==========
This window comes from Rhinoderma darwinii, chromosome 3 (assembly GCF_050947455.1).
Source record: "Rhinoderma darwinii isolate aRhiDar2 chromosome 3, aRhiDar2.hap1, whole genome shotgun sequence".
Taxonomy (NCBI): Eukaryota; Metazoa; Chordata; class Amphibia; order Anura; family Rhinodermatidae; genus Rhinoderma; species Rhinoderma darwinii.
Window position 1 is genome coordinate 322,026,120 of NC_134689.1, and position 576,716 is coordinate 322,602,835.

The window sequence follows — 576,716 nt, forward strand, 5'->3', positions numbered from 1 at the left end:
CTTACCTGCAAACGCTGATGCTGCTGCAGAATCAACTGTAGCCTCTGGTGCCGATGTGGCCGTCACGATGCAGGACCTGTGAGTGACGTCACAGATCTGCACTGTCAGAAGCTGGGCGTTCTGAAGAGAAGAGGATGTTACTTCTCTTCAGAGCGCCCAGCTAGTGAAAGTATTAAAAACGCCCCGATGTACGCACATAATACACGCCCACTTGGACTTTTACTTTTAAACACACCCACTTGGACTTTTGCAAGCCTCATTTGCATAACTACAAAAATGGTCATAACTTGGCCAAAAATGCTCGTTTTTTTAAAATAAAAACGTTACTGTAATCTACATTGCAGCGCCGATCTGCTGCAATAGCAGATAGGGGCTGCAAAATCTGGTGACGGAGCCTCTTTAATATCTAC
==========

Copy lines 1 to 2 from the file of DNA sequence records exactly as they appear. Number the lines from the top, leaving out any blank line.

This window comes from Rhinoderma darwinii, chromosome 3 (assembly GCF_050947455.1).
Source record: "Rhinoderma darwinii isolate aRhiDar2 chromosome 3, aRhiDar2.hap1, whole genome shotgun sequence".